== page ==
The core expertise of the Genetics Thematic Unit (GTU) is the forward and reverse genetic dissection of complex inherited traits in mammals. Research activities of the thematic unit can be grouped in four main topics:
1. Medical genomics - genetic dissection of inherited predisposition to inflammatory bowel disease (IBD) and cancer
The GTU is an active member of the Belgian and International IBD Genetics Consortia. We are using state-of-the-art genomic methodologies to map risk loci for IBD, to identify causative genes and variants within these loci, and to study the role of the intestinal microbiota in the pathogenesis of IBD. We study the utility of quasi-infinitesimal models for IBD diagnosis and progression. We are searching for germline and somatic variants associated with cancers including familial isolated pituitary adenomas, breast cancer and glyoblastoma. The GTU coordinates the Belgian Medical Genomics Initiative (BeMGI) and wants in that capacity to play a catalyzing role in the adoption of genomic information in the clinic.
2. Animal genomics phenotype and genotype-driven screens for agronomically important genes and variants & genomic selection
we are using the same state-of-the-art genomics tool box to identify genes and variants underlying inherited defects, embryonic lethals and breeding values for economically important traits, including disease resistance. We are developing methods that exploit genomic information, including sequence data, for selection, i.e. «genomic selection». We work mainly in cattle and pigs, and collaborate closely with breeding organizations in Belgium, the Netherlands and New Zealand.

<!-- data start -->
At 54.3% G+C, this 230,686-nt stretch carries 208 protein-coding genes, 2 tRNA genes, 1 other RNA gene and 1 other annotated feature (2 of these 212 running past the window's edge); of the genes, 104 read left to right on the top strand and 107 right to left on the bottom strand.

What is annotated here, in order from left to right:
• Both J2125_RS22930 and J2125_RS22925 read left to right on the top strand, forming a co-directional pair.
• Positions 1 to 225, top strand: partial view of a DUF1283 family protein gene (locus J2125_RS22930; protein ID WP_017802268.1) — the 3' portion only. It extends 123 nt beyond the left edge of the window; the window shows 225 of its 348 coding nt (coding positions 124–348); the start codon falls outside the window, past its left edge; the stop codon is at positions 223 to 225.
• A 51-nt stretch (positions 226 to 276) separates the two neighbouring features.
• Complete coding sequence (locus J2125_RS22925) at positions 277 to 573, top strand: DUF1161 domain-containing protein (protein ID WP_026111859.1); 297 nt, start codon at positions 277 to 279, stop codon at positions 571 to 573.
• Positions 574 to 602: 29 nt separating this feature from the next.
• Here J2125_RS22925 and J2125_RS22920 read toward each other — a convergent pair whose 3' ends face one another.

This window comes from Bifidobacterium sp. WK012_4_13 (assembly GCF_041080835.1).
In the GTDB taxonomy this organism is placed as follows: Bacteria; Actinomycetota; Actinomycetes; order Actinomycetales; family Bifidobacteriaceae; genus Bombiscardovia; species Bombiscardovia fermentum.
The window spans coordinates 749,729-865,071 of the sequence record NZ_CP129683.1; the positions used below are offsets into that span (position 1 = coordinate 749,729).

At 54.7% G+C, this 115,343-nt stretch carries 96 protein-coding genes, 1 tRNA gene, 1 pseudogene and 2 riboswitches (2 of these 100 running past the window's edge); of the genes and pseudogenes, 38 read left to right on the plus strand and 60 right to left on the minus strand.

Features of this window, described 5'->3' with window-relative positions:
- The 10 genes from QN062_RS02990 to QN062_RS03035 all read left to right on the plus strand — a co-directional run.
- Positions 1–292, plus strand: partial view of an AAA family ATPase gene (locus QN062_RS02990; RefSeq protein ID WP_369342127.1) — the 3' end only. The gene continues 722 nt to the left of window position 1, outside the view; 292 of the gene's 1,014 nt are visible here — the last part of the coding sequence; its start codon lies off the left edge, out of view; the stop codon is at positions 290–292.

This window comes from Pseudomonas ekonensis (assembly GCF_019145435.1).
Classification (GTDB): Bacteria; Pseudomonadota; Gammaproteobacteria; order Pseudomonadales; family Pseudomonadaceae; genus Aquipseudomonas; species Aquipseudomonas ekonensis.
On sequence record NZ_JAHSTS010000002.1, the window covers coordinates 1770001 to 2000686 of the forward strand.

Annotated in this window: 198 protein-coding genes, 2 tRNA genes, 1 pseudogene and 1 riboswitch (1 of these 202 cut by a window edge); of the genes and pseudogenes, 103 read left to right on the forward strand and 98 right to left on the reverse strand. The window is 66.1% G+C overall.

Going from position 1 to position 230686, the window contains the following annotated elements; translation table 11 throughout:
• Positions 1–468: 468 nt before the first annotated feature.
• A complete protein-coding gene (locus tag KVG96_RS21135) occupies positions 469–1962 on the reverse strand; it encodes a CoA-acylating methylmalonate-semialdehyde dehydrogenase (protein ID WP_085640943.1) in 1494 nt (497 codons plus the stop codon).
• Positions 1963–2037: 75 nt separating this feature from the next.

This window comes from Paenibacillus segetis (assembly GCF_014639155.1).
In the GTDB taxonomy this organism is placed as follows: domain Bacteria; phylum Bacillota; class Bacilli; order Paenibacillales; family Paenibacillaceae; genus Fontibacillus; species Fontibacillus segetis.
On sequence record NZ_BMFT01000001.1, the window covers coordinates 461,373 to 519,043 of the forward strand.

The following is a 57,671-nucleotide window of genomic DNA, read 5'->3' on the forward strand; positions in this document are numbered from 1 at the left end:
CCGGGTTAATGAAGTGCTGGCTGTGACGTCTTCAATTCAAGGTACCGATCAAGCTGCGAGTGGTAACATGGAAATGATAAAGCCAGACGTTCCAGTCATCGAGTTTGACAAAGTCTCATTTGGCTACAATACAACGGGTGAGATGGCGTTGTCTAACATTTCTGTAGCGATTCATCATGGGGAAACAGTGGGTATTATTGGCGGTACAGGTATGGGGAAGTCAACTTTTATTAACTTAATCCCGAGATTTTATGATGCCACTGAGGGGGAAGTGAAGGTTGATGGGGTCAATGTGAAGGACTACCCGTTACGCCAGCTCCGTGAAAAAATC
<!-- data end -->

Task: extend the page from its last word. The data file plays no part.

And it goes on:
3. Fundamental genomics polar overdominance, mutation and recombination in the germline, and transgenerational genetic effects
we work on the genetic dissection of polar overdominance in callipyge sheep: an unsual inheritance pattern that involves miRNA-mediated cross-talk between the paternal and maternal homologues at the CLPG locus. We are taking advantage of the unique pedigree structure of cow populations to quantify and genetically dissect inter-individual variation in de novo mutation, gene conversion and recombination rates in the bovine germline. We use a mouse model based on chromosome substitution strains to study the importance and mechanisms underlying transgenerational genetic effects.
4. BLV genomics - role and modus operandi of BLV-encoded miRNAs
the team of Anne Van den Broeke continues to study the role of the cluster of miRNAs that they discovered in the retroviral BLV genome. Genomic approaches are being applied to gain new understandings in BLV- and HTLV-dependent leukemogenesis.
Thanks to new genomic techniques, the Animal Genomics Unit, led by Michel Georges, in collaboration with the Laboratory of Gastroenterology led by Edouard Louis (GIGA-Medical Genomics) has been able to refine its work to identify the genes responsible for Crohn’s disease. This study, published today in Nature Communications, suggests new potential targets for the development of new treatments.